This was confirmed by investigators from the Federal Bureau of Investigation (FBI), of the United States, who assured that a detonation of the original charge would have destroyed the entire Lebanese capital.
As the first anniversary of the August 4, 2020, disaster draws near, many questions remain unanswered, including how 3,725 tons of the explosive substance were poorly stored for so many years.
Experts said that the explosion was one of the largest non-nuclear detonations in history, with a death toll of 218 lives, 6,500 people injured and losses of billions of dollars.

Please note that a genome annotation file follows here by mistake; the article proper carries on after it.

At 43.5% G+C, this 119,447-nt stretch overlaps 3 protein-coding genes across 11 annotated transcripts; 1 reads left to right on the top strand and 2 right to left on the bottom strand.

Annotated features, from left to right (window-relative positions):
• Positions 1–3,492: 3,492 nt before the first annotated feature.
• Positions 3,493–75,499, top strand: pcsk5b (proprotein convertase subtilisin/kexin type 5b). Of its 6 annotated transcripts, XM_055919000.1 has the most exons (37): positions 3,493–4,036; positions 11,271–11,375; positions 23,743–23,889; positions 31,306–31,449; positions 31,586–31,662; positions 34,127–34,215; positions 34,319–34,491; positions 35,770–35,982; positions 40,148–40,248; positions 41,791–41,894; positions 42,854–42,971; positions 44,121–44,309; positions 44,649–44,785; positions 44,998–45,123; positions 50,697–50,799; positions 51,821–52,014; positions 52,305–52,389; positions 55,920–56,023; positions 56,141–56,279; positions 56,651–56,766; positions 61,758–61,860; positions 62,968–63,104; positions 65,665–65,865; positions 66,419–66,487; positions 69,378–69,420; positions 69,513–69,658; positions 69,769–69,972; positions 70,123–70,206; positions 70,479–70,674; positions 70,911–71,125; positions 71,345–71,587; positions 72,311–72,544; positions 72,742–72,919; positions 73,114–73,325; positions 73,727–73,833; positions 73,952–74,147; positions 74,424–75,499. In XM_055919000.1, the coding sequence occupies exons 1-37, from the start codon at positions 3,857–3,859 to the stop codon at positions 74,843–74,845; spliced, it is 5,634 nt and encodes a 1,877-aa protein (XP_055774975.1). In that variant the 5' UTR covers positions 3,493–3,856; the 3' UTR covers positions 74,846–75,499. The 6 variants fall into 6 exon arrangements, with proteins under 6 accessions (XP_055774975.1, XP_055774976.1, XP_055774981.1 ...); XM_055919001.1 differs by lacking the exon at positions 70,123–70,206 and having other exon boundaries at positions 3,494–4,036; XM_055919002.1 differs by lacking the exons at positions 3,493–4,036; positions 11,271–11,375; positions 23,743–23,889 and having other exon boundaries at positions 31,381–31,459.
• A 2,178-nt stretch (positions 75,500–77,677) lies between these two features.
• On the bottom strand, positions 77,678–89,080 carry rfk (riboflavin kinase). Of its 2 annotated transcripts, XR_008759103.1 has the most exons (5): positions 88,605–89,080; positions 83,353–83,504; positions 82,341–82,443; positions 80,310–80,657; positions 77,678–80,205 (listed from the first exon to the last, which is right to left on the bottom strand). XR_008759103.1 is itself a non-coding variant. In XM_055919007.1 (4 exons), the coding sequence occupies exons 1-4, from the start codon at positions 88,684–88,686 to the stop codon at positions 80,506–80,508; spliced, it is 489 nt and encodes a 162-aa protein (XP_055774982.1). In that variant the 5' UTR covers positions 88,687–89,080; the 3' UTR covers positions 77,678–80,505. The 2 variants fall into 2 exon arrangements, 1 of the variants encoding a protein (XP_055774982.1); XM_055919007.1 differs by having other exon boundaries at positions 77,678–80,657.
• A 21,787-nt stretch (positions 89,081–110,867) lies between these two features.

The estimate by the FBI technicians is that some 552 tons of ammonium nitrate exploded that day, much less than originally declared.
The trajectory of the explosive material began in Georgia on a vessel leased by Russia that would take it to Mozambique, but the captain of the ship was ordered to make a stopover in Beirut, where he faced a legal dispute that prevented the vessel from leaving.
Subsequently, no one claimed the cargo, which over the years was at the expense of illegal thefts, thanks to which the damage did not go further.